Nobel Laureate Peter Medawar once defined a virus as “a piece of bad news wrapped up in protein.” He wrote in 1983 that “no virus is known to do good.” The key to stopping the novel coronavirus is that no virus can multiply on its own. It must invade a living cell. All hopes rest on a drug, vaccine or other therapy to disrupt the virus attack or impede its replication machinery. This is complicated science, not the instant “game changer” that President Trump has touted in the unproven antimalarial drug hydroxychloroquine.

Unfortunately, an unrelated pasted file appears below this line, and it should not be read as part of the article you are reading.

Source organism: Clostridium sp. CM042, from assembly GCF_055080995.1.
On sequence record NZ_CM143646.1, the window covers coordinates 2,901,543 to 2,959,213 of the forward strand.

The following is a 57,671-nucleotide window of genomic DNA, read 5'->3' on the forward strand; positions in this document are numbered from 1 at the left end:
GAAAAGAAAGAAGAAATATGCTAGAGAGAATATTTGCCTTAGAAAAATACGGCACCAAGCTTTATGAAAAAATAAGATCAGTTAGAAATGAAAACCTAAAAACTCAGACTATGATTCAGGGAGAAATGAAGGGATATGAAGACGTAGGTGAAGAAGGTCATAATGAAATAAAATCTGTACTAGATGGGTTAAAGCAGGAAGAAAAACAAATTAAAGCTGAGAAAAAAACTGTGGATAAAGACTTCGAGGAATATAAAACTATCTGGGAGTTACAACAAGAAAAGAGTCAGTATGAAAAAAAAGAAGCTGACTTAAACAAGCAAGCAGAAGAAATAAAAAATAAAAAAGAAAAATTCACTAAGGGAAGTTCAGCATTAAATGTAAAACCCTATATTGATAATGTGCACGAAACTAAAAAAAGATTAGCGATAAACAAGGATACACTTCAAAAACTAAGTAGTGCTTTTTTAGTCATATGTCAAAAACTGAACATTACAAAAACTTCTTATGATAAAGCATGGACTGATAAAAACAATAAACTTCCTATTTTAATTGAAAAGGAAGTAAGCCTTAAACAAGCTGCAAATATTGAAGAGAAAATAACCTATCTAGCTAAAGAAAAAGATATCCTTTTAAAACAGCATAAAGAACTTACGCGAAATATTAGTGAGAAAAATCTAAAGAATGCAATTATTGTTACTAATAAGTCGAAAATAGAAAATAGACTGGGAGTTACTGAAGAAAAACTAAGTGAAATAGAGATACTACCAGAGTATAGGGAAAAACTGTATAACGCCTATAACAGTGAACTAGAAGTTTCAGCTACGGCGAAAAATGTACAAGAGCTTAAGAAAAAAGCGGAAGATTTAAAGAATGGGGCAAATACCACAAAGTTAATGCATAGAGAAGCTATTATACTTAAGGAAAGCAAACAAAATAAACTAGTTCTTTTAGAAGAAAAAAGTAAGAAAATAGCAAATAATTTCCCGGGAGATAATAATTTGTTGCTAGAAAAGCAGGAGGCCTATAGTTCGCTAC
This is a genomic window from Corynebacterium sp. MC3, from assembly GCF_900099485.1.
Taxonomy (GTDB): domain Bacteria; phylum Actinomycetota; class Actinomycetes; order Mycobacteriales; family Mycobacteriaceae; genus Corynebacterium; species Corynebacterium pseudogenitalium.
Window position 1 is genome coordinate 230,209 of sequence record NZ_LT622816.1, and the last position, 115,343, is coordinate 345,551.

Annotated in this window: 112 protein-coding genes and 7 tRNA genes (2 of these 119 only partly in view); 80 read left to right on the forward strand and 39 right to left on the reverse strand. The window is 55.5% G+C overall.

Traditionally, it takes years to develop, test and manufacture a vaccine; the one that worked in Congo against Ebola was under development for a decade. These hurdles haven’t changed, although one factor giving science a head start is that the whole genome of the coronavirus was sequenced and shared rapidly by China. Also, a new process of preliminary research reports unleashed a torrent of open source information.
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